Pols Call Judge’s Immigration Order Injunction a ‘Bump in the Road’

State Senator Adriano Espaillat speaks during a New York Immigration Coalition press conference. (Photo: Jillian Jorgensen/New York Observer)

State Senator Adriano Espaillat speaks during a New York Immigration Coalition press conference. (Photo: Jillian Jorgensen/New York Observer) Jillian Jorgensen/Observer

A federal judge may have blocked President Barack Obama’s executive order on immigration, but elected officials and activists said today it was simply a “bump in the road” on the way to relief for the 500,000 undocumented immigrants in New York City and 11 million nationwide.

“My role today is just to tell you, and to remind you, how long this road has been to get to this point—and what we’ve just met is bump in the road,” Congressman Jose Serrano Jr., a Bronx Democrat, said at a rally held by the New York Immigration Coalition at the offices of the labor union 32BJ SEIU.

Mr. Obama’s executive order would have granted administrative relief to up to five million undocumented immigrants who have lived in the country for five years or longer and have no criminal record, shielding them from deportation and allowing them to work legally in the country. But a federal judge in Texas, where Republican Gov. Greg Abbott has led a cadre of GOP states in a lawsuit, blocked the order from taking effect late Monday—just days before immigrants would have been eligible to begin applying for work permits through the program.

But elected officials and immigrant advocacy groups said today they would soldier on in the face of the roadblock—urging undocumented New Yorkers to continue gathering the necessary paperwork and saying they would continue preparing for the president’s order to eventually take effect.

“If you saw the president’s statements, if you saw Eric Holder’s, the attorney general’s, statements, the administration is committed with vigor, with strength, with anger, I would dare to say, to say that we are going to win this. And we are going to win it,” Mr. Serrano said.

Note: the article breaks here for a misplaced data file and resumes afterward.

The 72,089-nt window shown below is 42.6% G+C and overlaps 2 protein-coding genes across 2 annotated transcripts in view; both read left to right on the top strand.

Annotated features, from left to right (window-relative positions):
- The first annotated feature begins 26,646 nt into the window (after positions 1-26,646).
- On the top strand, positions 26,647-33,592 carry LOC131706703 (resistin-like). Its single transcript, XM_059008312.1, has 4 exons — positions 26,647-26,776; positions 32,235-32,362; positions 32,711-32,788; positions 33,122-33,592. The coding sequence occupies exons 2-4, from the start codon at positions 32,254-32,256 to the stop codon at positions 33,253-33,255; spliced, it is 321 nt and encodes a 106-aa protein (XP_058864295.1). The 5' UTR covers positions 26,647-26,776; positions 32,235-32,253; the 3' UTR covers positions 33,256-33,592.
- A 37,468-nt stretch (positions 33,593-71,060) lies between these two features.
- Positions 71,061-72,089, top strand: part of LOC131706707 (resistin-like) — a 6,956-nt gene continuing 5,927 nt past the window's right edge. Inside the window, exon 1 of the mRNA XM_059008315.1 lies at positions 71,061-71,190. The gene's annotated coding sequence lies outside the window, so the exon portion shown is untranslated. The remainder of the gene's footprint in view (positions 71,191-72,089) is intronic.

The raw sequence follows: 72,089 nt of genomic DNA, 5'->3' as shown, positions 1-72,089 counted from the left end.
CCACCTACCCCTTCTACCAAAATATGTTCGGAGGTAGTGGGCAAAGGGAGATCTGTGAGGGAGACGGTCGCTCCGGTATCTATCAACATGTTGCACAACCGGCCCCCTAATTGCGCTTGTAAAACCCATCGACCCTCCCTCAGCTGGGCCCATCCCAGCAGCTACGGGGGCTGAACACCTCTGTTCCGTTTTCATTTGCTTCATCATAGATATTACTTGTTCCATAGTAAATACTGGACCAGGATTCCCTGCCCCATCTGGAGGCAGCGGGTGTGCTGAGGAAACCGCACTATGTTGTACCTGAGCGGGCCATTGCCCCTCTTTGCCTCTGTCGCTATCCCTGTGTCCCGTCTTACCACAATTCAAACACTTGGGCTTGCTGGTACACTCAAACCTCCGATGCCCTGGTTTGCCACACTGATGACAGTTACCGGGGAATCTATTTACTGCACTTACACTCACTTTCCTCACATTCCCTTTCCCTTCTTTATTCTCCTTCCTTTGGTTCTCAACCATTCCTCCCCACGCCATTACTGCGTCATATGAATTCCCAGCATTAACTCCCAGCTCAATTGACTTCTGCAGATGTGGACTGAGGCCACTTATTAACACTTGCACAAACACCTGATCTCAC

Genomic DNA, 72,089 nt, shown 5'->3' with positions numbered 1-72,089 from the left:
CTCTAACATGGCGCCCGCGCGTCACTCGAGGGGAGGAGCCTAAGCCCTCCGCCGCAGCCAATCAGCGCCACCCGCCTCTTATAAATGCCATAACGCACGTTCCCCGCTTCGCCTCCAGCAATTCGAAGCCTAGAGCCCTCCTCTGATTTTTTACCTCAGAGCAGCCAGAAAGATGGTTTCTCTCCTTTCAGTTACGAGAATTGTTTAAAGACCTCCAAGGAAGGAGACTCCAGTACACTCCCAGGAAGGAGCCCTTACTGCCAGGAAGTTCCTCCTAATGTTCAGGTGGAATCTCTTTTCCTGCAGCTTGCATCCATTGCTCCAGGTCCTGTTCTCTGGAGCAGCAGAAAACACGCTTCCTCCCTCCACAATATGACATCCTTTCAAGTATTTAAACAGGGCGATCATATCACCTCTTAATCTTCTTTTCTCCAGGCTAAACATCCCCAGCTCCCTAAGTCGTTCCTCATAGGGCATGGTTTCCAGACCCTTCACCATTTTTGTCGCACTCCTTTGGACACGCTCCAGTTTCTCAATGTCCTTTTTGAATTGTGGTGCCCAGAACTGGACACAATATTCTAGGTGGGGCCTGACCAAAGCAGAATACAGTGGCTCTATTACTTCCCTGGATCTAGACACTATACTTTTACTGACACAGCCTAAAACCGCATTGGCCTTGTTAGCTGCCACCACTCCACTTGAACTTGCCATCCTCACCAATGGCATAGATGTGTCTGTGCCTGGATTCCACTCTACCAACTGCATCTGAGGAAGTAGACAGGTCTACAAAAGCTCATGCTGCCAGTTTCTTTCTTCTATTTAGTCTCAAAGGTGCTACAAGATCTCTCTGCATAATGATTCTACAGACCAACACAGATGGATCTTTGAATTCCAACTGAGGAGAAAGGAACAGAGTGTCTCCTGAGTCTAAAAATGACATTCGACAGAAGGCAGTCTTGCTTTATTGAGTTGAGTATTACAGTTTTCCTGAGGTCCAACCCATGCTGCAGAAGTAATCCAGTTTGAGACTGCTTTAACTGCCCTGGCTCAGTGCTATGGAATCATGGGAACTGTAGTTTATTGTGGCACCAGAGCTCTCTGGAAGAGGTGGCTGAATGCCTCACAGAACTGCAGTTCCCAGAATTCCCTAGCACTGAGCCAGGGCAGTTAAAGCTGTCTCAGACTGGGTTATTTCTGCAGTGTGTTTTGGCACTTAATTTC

Mr. Serrano pointed to efforts from Republicans to block a budget bill to fund the nation’s homeland security efforts to show their displeasure with the executive order, and said the GOP would have to change its tune, because it cannot “survive national elections” if a large majority of Latino voters continue to vote against them.

“It’s not going to work, the pressure is beginning to mount, and they’ll have to fund that bill and this also will pass—so what I want you to do above all is not to lose hope,” Mr. Serrano said.

State Senator Adriano Espaillat, who came up short in his own primary bid to serve in the House of Representatives, losing to Congressman Charles Rangel, said the injunction would “rip families apart” through deportation.

“There are some mean people out there that want to stop families—those same folks that promote family values are the ones that are now trying to split families up, to rip them apart, and to make sure that hardship is placed on their shoulders,” Mr. Espaillat said.

New York City has made its own efforts at immigration reform—with the creation of its municipal ID card and laws ending the city’s cooperation with most immigration detainers issued by Immigration and Customs Enforcement. But legislation to provide undocumented immigrants with tuition relief at state schools has repeatedly stalled in the New York State Legislature.

Mr. Espaillat said this year he’d look to have the Dream Act funded in the state budget—and going beyond municipal IDs, said that undocumented immigrants should be eligible for driver licenses.

“It makes no sense that New York State doesn’t have a driver’s license for undocumented immigrants when Connecticut does,” he said.

Legal services groups said they’d continue getting ready to help undocumented immigrants through the process of applying for relief, in hopes an appeal will end in Mr. Obama’s favor. And undocumented immigrants at the rally said they were unbowed, talking about what the executive order would mean to them. Jong-Min You, 34, an immigrant from South Korea, said his status as an undocumented immigrant has held him back from pursuing his dream—becoming a federal court judge.

Francisco Curiel, a member of Make the Road, came to the United States from Mexico in 2007.

“Unfortunately, there are still people that think this is a joke—but this is not a game, this is our lives, this is our future,” he said.

Pols Call Judge’s Immigration Order Injunction a ‘Bump in the Road’